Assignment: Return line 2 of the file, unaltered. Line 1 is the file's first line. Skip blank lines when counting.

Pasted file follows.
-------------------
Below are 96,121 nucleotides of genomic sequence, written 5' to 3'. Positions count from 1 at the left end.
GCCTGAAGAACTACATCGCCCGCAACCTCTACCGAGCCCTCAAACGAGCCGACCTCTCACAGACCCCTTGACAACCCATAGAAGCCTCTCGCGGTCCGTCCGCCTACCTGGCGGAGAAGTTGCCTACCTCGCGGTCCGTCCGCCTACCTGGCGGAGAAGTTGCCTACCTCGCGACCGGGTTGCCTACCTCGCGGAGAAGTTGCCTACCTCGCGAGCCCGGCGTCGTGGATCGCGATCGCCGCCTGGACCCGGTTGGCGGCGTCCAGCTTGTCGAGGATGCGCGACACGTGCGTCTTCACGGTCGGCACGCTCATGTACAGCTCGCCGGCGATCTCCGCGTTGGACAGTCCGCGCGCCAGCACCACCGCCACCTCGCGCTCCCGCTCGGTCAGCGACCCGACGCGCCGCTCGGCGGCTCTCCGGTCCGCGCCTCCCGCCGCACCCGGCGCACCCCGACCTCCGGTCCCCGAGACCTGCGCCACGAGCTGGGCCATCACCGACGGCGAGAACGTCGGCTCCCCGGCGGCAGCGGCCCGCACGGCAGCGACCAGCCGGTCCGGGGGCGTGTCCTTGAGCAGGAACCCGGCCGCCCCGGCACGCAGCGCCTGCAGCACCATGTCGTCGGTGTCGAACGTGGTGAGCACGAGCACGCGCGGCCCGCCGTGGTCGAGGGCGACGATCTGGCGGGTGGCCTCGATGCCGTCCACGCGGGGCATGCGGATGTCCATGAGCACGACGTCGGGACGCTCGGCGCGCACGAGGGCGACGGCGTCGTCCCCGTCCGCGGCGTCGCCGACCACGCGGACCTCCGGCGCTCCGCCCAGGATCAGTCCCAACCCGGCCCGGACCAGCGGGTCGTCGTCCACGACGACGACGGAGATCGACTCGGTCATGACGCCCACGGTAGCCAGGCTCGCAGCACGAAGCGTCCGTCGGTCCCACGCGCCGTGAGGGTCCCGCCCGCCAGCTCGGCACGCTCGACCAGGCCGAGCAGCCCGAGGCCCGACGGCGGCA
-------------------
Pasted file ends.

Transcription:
GCCTGAAGAACTACATCGCCCGCAACCTCTACCGAGCCCTCAAACGAGCCGACCTCTCACAGACCCCTTGACAACCCATAGAAGCCTCTCGCGGTCCGTCCGCCTACCTGGCGGAGAAGTTGCCTACCTCGCGGTCCGTCCGCCTACCTGGCGGAGAAGTTGCCTACCTCGCGACCGGGTTGCCTACCTCGCGGAGAAGTTGCCTACCTCGCGAGCCCGGCGTCGTGGATCGCGATCGCCGCCTGGACCCGGTTGGCGGCGTCCAGCTTGTCGAGGATGCGCGACACGTGCGTCTTCACGGTCGGCACGCTCATGTACAGCTCGCCGGCGATCTCCGCGTTGGACAGTCCGCGCGCCAGCACCACCGCCACCTCGCGCTCCCGCTCGGTCAGCGACCCGACGCGCCGCTCGGCGGCTCTCCGGTCCGCGCCTCCCGCCGCACCCGGCGCACCCCGACCTCCGGTCCCCGAGACCTGCGCCACGAGCTGGGCCATCACCGACGGCGAGAACGTCGGCTCCCCGGCGGCAGCGGCCCGCACGGCAGCGACCAGCCGGTCCGGGGGCGTGTCCTTGAGCAGGAACCCGGCCGCCCCGGCACGCAGCGCCTGCAGCACCATGTCGTCGGTGTCGAACGTGGTGAGCACGAGCACGCGCGGCCCGCCGTGGTCGAGGGCGACGATCTGGCGGGTGGCCTCGATGCCGTCCACGCGGGGCATGCGGATGTCCATGAGCACGACGTCGGGACGCTCGGCGCGCACGAGGGCGACGGCGTCGTCCCCGTCCGCGGCGTCGCCGACCACGCGGACCTCCGGCGCTCCGCCCAGGATCAGTCCCAACCCGGCCCGGACCAGCGGGTCGTCGTCCACGACGACGACGGAGATCGACTCGGTCATGACGCCCACGGTAGCCAGGCTCGCAGCACGAAGCGTCCGTCGGTCCCACGCGCCGTGAGGGTCCCGCCCGCCAGCTCGGCACGCTCGACCAGGCCGAGCAGCCCGAGGCCCGACGGCGGCA